Not such a Merry Christmas for supermarkets

The festive period provided no let up for the beleaguered supermarket sector.

Christmas retail trading figures began to arrive this week. Among the winners was House of Fraser: underlying sales were up 8% over the six weeks to 3 January, underpinned by 30% growth in online revenue.

Next grew sales by 3% in the two months to Christmas Eve, while John Lewis was another solid performer, with underlying sales up 4.8% in the five weeks to 27 December. Its food division Waitrose was a winner in the food segment.

However, J Sainsbury revealed the first dip in Christmas sales in a decade. A sales spike due to "Black Friday" was a key trend this year. A mid-December survey for the Confederation of British Industry showed the highest sales growth over the two prior weeks for 26 years.

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What the commentators said

Waitrose is also benefiting from another major shift in shopping habits, said Chris Blackhurst in the Evening Standard. People are increasingly buying "a little and often rather than a lot and all at once" as they are tired of the hassle of traipsing round huge hypermarkets.

So Waitrose, with its emphasis on small metro stores, is cashing in. Sainsbury's and Tesco never saw this coming leaving them with a surplus of huge empty out-of-town locations. Their neglect of this trend "must rank as one of the mysteries of our age in business".

Meanwhile, Black Friday is becoming a problem for the entire sector, said James Moore in The Independent. Thanks to this discount day, an import from the US it is the day after Thanksgiving "it's not only a few hapless shoppers that got bruised".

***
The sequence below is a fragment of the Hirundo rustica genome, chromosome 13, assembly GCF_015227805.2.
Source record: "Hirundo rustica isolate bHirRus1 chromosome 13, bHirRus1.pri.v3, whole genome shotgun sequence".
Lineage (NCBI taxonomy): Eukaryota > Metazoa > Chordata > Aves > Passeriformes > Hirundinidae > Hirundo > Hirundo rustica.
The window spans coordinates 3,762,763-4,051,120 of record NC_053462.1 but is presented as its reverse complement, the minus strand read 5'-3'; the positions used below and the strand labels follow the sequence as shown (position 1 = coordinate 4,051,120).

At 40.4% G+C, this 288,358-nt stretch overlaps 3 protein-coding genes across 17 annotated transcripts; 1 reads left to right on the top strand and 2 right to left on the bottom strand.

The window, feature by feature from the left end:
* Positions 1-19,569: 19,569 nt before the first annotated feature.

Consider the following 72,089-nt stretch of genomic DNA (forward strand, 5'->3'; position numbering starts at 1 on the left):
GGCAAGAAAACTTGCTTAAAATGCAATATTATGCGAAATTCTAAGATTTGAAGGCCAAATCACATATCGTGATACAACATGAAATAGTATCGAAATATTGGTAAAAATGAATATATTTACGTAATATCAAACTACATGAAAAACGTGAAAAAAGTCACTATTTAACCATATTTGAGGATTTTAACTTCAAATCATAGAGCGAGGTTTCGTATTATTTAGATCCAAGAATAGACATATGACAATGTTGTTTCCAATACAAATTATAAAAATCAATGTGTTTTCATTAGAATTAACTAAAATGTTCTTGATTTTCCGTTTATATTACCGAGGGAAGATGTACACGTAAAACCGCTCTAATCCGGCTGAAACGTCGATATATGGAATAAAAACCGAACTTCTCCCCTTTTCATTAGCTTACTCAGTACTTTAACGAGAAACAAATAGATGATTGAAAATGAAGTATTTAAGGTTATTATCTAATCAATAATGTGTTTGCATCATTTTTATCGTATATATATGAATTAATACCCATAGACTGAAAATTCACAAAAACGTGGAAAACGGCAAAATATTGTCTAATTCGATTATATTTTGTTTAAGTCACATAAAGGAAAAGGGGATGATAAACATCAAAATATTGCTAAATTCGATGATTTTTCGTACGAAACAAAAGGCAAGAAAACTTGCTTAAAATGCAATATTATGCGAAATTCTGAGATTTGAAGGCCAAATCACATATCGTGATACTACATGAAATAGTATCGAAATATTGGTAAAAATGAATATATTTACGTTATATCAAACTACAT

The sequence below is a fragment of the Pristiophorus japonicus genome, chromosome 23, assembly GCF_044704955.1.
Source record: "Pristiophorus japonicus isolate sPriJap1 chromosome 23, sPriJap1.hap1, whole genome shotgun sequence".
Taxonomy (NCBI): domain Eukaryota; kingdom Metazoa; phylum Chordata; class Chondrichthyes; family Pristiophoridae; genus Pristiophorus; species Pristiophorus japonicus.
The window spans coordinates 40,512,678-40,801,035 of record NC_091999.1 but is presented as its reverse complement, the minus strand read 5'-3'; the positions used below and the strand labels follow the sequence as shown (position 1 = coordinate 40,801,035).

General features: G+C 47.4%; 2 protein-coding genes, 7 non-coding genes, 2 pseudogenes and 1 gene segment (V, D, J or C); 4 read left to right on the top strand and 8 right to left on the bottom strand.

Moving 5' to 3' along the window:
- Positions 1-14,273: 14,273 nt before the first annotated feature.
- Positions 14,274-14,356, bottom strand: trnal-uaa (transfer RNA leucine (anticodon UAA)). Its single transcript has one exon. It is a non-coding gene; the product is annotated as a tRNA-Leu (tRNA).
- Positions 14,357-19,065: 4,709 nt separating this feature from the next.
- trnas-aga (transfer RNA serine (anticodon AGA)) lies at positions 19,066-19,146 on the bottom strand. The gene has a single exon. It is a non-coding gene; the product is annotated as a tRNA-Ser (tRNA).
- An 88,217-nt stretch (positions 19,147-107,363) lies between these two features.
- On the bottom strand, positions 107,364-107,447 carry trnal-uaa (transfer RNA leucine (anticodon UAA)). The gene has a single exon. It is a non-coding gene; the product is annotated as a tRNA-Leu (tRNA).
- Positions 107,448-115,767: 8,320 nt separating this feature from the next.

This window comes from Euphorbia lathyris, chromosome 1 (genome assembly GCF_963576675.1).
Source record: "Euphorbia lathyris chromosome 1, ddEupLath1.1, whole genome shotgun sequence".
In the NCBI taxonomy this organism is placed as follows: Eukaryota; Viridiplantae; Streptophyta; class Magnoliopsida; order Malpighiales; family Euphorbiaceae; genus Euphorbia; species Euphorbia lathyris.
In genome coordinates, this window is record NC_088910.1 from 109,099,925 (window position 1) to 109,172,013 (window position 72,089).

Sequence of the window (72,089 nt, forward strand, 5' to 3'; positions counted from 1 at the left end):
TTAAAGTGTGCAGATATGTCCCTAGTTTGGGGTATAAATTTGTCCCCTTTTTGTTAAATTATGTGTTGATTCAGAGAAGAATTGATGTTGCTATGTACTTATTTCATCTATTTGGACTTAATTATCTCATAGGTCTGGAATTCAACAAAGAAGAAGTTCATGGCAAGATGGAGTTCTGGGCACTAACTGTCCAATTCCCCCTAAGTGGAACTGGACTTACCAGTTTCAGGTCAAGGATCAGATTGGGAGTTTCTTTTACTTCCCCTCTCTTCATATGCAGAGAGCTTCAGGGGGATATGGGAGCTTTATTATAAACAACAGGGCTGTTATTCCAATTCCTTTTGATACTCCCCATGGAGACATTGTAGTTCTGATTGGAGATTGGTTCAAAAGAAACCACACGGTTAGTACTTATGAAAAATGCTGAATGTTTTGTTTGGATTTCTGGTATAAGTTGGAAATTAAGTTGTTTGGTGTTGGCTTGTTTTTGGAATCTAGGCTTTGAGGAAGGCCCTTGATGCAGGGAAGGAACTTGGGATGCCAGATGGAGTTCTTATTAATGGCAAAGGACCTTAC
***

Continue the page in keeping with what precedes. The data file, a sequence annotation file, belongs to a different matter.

Many people rushed to exploit the day's promotions and thus did their Christmas shopping in November. So "retailers ended up cannibalising their own sales". No wonder John Lewis's Andy Street now wants his rivals to reconsider whether it is such a good idea.

Andrew Van Sickle

Andrew is the editor of MoneyWeek magazine. He grew up in Vienna and studied at the University of St Andrews, where he gained a first-class MA in geography & international relations.

After graduating he began to contribute to the foreign page of The Week and soon afterwards joined MoneyWeek at its inception in October 2000. He helped Merryn Somerset Webb establish it as Britain’s best-selling financial magazine, contributing to every section of the publication and specialising in macroeconomics and stockmarkets, before going part-time.

His freelance projects have included a 2009 relaunch of The Pharma Letter, where he covered corporate news and political developments in the German pharmaceuticals market for two years, and a multiyear stint as deputy editor of the Barclays account at Redwood, a marketing agency.

Andrew has been editing MoneyWeek since 2018, and continues to specialise in investment and news in German-speaking countries owing to his fluent command of the language.